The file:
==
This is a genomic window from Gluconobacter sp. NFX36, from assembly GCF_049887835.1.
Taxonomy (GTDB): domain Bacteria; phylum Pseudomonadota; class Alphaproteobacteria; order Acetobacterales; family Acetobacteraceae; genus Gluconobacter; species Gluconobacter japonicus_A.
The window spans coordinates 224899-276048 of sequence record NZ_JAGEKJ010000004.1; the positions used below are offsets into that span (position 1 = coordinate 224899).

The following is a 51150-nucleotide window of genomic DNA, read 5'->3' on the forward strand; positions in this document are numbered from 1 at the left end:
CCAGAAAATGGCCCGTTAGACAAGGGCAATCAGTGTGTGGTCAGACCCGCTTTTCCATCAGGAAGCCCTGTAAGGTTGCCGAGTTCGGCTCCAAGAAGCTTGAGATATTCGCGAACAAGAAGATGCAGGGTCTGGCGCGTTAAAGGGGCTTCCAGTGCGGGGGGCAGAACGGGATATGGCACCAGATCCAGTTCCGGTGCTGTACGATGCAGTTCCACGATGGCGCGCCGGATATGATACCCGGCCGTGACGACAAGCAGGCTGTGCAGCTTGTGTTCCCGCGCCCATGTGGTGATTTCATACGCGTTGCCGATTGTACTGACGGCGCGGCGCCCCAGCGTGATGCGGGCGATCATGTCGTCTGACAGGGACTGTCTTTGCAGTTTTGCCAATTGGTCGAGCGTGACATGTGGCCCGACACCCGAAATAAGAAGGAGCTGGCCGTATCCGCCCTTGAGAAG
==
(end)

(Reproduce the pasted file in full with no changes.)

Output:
This is a genomic window from Gluconobacter sp. NFX36, from assembly GCF_049887835.1.
Taxonomy (GTDB): domain Bacteria; phylum Pseudomonadota; class Alphaproteobacteria; order Acetobacterales; family Acetobacteraceae; genus Gluconobacter; species Gluconobacter japonicus_A.
The window spans coordinates 224899-276048 of sequence record NZ_JAGEKJ010000004.1; the positions used below are offsets into that span (position 1 = coordinate 224899).

The following is a 51150-nucleotide window of genomic DNA, read 5'->3' on the forward strand; positions in this document are numbered from 1 at the left end:
CCAGAAAATGGCCCGTTAGACAAGGGCAATCAGTGTGTGGTCAGACCCGCTTTTCCATCAGGAAGCCCTGTAAGGTTGCCGAGTTCGGCTCCAAGAAGCTTGAGATATTCGCGAACAAGAAGATGCAGGGTCTGGCGCGTTAAAGGGGCTTCCAGTGCGGGGGGCAGAACGGGATATGGCACCAGATCCAGTTCCGGTGCTGTACGATGCAGTTCCACGATGGCGCGCCGGATATGATACCCGGCCGTGACGACAAGCAGGCTGTGCAGCTTGTGTTCCCGCGCCCATGTGGTGATTTCATACGCGTTGCCGATTGTACTGACGGCGCGGCGCCCCAGCGTGATGCGGGCGATCATGTCGTCTGACAGGGACTGTCTTTGCAGTTTTGCCAATTGGTCGAGCGTGACATGTGGCCCGACACCCGAAATAAGAAGGAGCTGGCCGTATCCGCCCTTGAGAAG